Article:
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Pharmacy business models 'too diverse' for strike action

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Pharmacy business models 'too diverse' for strike action

There is little possibility of pharmacies in England going on strike over Government intransigence on funding, delegates at the Pharmacy Show heard in a panel discussion yesterday.

Responding to an audience member who asked whether it was time to force policymakers to recognise the sector’s difficulties through taking strike action, contractor and former NPA board member Ian Strachan said: “Like it or not, you’ve got to defend and represent your business model. It’s hard to pull the sector together when your business models are very different.”

He pointed to a strike in Ireland some years ago that stumbled when Boots did not participate.

Business owner Mahesh Shah, who also sits on an integrated care board, echoed this: “As much as I understand the sentiment, it’s never going to work with different multiples, regional multiples and others not singing from the same hymn sheet. It’s never going to happen.”

AIMp chair, business owner and PSNC negotiator Peter Cattee said that while he viewed the withdrawal of labour as a “fundamental human right,” the idea of strike action was “completely impractical”.

To do so would penalise patients for the Government’s mistakes and put businesses at odds with staff who do not wish to withdraw patient care, Mr Cattee said.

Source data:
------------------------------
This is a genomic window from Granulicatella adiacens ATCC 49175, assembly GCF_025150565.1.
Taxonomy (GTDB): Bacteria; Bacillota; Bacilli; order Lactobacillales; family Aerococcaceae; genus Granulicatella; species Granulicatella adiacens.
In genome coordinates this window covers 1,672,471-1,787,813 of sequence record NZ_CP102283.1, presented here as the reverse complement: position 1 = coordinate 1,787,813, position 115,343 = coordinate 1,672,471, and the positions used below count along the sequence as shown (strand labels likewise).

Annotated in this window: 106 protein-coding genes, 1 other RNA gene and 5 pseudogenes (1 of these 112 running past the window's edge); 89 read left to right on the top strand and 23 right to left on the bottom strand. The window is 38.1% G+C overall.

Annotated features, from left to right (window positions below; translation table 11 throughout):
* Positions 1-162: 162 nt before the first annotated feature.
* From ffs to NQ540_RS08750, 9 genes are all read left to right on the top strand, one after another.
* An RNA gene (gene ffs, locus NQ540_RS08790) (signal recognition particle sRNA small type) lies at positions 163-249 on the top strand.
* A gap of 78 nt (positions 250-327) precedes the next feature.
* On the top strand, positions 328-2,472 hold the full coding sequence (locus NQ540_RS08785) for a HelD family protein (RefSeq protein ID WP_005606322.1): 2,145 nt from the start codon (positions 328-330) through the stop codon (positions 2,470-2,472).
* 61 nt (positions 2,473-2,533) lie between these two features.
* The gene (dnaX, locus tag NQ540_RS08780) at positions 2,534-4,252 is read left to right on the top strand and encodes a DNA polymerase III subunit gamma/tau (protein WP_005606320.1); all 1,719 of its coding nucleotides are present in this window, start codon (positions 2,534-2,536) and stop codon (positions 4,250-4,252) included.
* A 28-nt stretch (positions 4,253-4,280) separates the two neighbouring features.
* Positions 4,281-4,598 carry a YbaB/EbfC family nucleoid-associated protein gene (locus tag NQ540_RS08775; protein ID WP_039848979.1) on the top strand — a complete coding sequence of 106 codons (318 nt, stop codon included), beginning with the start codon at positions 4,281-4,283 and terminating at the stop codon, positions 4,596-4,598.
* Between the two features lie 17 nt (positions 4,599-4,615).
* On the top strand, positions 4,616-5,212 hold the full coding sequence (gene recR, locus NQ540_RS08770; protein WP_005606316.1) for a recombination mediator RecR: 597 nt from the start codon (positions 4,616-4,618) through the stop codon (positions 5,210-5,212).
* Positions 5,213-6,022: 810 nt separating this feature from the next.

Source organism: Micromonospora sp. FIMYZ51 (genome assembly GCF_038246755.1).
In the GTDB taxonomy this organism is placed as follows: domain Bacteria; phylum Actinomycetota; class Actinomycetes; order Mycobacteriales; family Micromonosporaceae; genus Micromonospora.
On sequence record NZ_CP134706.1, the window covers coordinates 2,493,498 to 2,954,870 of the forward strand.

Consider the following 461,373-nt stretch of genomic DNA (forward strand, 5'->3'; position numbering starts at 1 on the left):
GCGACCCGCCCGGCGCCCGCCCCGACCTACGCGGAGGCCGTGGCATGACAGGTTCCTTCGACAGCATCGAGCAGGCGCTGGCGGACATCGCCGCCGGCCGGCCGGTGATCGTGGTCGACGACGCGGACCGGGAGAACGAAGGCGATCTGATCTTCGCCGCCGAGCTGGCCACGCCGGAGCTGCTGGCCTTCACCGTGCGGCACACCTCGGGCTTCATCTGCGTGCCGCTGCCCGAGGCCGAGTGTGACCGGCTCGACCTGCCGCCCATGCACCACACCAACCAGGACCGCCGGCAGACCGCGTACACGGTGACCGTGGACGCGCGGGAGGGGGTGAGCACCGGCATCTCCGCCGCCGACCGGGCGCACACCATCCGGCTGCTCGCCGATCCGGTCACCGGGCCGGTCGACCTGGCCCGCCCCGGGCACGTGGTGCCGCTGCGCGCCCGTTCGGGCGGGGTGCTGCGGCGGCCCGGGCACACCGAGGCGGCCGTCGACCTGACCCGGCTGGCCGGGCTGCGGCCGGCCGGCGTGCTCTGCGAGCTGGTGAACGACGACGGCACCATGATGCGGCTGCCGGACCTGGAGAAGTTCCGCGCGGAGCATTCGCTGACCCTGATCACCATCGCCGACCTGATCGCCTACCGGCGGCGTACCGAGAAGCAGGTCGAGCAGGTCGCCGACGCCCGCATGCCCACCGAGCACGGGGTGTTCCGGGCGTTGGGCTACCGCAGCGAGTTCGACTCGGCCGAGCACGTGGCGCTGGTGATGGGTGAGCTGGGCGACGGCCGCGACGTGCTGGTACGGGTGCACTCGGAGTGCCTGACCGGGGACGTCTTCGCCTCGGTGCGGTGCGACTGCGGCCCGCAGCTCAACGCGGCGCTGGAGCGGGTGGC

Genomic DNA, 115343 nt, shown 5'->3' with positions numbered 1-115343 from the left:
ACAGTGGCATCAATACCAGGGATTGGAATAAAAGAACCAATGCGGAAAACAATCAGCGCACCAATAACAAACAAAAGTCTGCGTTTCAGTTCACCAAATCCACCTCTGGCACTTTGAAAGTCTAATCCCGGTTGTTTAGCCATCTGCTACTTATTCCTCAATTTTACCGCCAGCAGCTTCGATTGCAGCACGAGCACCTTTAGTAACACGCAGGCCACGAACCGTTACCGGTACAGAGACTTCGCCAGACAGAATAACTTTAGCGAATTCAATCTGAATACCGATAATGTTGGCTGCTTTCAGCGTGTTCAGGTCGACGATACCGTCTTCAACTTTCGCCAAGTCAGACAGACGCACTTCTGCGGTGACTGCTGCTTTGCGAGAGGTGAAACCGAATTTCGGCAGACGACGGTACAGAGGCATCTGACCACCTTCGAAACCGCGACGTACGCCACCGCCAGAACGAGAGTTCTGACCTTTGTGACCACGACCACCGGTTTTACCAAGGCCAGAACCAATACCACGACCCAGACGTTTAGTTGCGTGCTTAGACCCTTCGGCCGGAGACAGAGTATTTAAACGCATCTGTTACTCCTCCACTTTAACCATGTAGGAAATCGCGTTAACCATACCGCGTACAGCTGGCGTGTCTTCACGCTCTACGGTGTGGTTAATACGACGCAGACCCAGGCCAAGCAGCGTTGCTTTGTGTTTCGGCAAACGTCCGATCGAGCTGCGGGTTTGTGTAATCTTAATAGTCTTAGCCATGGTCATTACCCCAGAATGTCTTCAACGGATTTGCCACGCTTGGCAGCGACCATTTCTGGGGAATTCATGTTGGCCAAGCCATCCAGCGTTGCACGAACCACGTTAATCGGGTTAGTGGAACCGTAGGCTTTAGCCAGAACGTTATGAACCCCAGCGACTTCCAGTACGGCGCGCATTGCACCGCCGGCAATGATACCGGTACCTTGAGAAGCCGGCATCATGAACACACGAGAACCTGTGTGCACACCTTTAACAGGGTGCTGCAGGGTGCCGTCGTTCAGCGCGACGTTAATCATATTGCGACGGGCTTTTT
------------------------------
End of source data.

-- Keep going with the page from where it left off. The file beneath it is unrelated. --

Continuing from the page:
Asked how the sector can move on from the current flat funding model, Mr Shah said: “We’ve got to make a business case to transfer money from secondary care to primary care, and then within that, rather than GPs getting all of it we need to get our fair share of that additional funding based on what we deliver.”

He said that locally he had managed to persuade commissioners to reconsider the Community Pharmacist Consultation Service model – which he said still forces patients to use their GPs as a first port of call – and to explore a more direct-to-pharmacy model similar to Scotland’s Pharmacy First service.

But there has to be funding over and above the current £2.592bn annual package to achieve the change the NHS wants, Mr Shah warned.

Numark managing director Jeremy Meader said the Government and NHS England must recognise the sector’s value through fair funding, commenting that at present “the pain is being felt by anyone operating a pharmacy in England”.

He added: “If you look at the numbers, over the last few years since 2019 its mutltiples who have reduced the number of pharmacies more significantly than anyone else – 698 [stores] have been dropped in the last four years.”

Last week property company Christie & Co posted figures suggesting that Rowlands Pharmacy reduced its branch estate by over 10 per cent in the 12 months to March 31, while Boots and LloydsPharmacy divested around 80 branches each.

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